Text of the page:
After the El Duke, I strip residue with straight dish detergent and a toothbrush, then rinse thoroughly, hang to dry, and wax. Maybe one of those products is leaving a residue, in which case I should plunk a blackened chain directly into the wax and see what happens.

    This isn’t just a few flakes after re-waxing; our drivetrains are constantly caked with these black flakes. The only time they look like yours is just after cleaning, but the first ride starts the ugliness over again.

  • peteathome says:

    I went through a paraffin phase about 15 years ago but it just didn’t seem to work well.

    I used a double-boiller – an empty coffee can sitting in a pot of simmering water – to melt the paraffin. I didn’t add anything to the paraffin. For the first wax dip, I would completely strip the chain in a kerosene bath, completely dry it, then simmer it in the molten paraffin for about 15 minutes. When done, I’d let the paraffin cool down and snap the coffee can lid on, ready for the next use.

    It certainly kept my chain clean. However, after about 15 minutes of riding in the rain my chain would start to squeek and the shifting would get poor. Even without rain, I found the chain noisy and the shifting degraded within 100 miles.

    Even though I found the wax treatment a lot easier than what I used to do – strip the chain in a kerosene bath and then relub – it didn’t last long enough to be worth it.

    I don’t know why my results are so different from everybody’s. Maybe it needed the beeswax or some other additive?

    I’ve finally settled on “rock n roll” lube. It’s a self cleaning lube that keeps my chain pretty clean if I carefully wipe it off after an application. Not as clean as straight wax, but it does completely clean up every time I reapply. And it seems to last a pretty long time on my chain.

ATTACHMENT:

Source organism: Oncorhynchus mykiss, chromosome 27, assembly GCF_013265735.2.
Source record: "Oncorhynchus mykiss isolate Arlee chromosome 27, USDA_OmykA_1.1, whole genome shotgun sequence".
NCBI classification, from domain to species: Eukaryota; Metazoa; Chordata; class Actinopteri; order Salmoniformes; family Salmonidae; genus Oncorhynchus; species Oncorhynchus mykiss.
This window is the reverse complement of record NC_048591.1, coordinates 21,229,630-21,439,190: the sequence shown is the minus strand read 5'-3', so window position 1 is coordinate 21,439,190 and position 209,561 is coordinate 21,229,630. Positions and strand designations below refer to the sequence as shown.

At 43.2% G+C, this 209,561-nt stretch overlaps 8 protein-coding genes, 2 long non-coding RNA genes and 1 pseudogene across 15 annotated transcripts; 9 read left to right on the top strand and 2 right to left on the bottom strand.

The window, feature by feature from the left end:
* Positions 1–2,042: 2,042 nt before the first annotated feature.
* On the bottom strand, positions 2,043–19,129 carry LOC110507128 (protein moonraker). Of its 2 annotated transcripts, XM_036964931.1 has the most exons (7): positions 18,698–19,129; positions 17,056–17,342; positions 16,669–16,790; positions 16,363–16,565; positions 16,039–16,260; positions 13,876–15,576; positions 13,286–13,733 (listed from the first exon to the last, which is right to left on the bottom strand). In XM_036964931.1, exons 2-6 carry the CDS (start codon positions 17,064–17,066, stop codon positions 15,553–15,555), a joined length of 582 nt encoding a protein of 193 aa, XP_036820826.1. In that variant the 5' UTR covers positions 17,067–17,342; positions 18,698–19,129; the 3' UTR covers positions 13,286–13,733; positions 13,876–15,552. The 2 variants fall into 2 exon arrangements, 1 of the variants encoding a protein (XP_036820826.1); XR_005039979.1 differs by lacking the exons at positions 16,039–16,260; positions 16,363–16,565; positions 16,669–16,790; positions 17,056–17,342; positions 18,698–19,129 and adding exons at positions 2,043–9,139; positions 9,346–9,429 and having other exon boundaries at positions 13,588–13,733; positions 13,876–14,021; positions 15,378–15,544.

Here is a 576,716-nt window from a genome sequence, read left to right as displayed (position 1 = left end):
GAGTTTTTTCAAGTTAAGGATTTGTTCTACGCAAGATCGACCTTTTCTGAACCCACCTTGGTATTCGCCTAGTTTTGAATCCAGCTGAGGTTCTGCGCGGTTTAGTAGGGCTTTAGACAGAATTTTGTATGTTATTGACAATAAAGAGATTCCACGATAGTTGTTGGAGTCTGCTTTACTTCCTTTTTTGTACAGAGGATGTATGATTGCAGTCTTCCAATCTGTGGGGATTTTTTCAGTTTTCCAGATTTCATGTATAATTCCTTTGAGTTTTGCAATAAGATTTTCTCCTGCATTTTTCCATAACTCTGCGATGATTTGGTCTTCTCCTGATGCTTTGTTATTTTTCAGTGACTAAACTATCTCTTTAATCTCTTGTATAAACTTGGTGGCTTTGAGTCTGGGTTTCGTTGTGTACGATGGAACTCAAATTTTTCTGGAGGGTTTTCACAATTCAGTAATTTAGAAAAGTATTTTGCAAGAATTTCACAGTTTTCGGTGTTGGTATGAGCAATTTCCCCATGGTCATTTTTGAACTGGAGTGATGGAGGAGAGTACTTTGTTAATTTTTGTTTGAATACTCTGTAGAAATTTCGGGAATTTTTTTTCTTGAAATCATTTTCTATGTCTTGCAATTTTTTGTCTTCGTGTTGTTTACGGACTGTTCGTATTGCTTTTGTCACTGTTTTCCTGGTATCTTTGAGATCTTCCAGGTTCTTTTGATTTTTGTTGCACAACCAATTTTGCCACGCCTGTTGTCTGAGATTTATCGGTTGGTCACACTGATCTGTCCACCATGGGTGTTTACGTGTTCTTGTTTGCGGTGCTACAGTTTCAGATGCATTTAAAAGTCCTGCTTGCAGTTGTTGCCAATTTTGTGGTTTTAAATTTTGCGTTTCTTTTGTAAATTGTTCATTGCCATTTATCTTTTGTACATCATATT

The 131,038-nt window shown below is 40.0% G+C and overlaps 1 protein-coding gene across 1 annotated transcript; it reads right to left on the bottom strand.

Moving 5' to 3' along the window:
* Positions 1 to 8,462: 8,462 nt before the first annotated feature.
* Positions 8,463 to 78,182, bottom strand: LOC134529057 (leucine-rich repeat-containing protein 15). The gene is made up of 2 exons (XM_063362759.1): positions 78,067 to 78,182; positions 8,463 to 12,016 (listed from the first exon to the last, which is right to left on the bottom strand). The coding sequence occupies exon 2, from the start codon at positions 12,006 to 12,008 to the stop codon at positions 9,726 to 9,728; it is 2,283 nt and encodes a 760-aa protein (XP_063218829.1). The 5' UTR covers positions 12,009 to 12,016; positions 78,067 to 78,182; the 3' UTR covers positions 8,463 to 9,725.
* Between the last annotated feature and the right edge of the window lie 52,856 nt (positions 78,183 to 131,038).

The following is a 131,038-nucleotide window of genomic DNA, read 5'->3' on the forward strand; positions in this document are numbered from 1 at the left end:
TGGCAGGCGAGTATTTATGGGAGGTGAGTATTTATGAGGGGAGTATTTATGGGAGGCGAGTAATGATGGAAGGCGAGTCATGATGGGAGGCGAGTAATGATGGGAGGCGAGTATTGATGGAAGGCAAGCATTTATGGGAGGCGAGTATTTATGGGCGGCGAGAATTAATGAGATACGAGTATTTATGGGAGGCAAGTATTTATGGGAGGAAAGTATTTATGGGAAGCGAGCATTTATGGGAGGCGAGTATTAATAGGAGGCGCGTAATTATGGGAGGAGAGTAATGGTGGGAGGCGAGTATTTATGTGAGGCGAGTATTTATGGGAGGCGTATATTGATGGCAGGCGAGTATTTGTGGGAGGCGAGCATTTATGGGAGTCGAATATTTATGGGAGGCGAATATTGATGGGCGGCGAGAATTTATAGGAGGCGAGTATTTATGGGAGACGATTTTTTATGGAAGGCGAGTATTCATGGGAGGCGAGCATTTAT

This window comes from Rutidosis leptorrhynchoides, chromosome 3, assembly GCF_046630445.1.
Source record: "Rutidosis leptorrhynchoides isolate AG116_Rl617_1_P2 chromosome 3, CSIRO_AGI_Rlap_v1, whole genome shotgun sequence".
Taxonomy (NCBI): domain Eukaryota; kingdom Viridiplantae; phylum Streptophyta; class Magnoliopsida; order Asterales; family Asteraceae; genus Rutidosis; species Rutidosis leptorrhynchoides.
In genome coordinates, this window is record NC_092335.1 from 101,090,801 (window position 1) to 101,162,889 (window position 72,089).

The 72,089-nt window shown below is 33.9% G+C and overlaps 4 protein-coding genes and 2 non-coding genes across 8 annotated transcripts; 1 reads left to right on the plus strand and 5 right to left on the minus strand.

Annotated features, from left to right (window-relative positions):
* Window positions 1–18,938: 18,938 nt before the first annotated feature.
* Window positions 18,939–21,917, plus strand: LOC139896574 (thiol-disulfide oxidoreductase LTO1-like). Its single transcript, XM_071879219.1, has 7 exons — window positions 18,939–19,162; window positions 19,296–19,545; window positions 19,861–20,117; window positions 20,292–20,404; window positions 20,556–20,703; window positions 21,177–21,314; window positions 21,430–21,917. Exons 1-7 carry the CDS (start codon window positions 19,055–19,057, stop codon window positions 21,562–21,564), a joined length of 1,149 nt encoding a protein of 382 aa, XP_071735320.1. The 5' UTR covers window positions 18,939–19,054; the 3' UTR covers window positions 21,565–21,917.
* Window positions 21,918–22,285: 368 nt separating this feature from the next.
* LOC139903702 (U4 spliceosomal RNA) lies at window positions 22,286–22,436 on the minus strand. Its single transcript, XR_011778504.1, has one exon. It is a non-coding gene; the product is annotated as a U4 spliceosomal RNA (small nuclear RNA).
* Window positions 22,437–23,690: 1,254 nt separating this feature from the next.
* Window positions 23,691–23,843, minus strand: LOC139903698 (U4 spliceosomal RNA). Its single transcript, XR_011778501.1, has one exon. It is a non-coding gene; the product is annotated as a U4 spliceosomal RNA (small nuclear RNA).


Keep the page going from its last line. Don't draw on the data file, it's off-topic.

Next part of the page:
• Fergie348 says:

    Here’s one problem, not for Alan obviously but for some I’m sure. Many modern 10 and 11 speed chains are connected with a master link or replacement pin that can only be used once. The replacement links or pins are almost comically expensive.

    With Shimano’s hackneyed flanged replacement pin, the 9 and 10 speed pins are sometimes upward of $10 *each*. The SRAM master links are reusable for their 9 speed chains but the 10 speed chain links are one install only, so need to be replaced every time you remove and reattach the chain. And they’re $15 or more per set! I don’t have any Campagnolo chains, but given the rest of their pricing I shudder to think what replacement pins or links cost for them..

    Solution? Wippermann chains. They all come with reusable master links, even the 10 speed models. Wippermann chains cost more than Shimano or SRAM chains but they last longer (in my experience from 20 – 50% longer than the equivalent Shimano or SRAM chain), and they are easily removeable and replaceable without expensive spare parts. I think the ‘one use only’ replacement pins or master links is a subtle scam to sell more small, high profit skus.

  • Stephen D. says:

    @Fergie348

    As a veteran SRAM 10-speed chain owner, I’ve found that I can re-use the master link a few times without any problems. I probably throw the link away after, say, three uses, but they have never failed. If I’m re-using a master link and am out for a long ride (50-75 miles) I’ll usually take a new, in package, link with me.

    Here has been my best source for low cost replacement links at $2.99 each. I bought 10 of them last order: http://www.utahmountainbiking.com/shopmiva/components_chain.html

  • Roland Smith says:

    According to this study, lubrication had no big effect on bicycle chain efficiency, and the role of lubricant is mostly to take up space so dirt can’t get in.

    That would make a good case for the paraffin treatment, since it doesn’t attract dirt much (as indicated by Alan’s pictures), and oils are more like dirt magnets!

  • Alan says: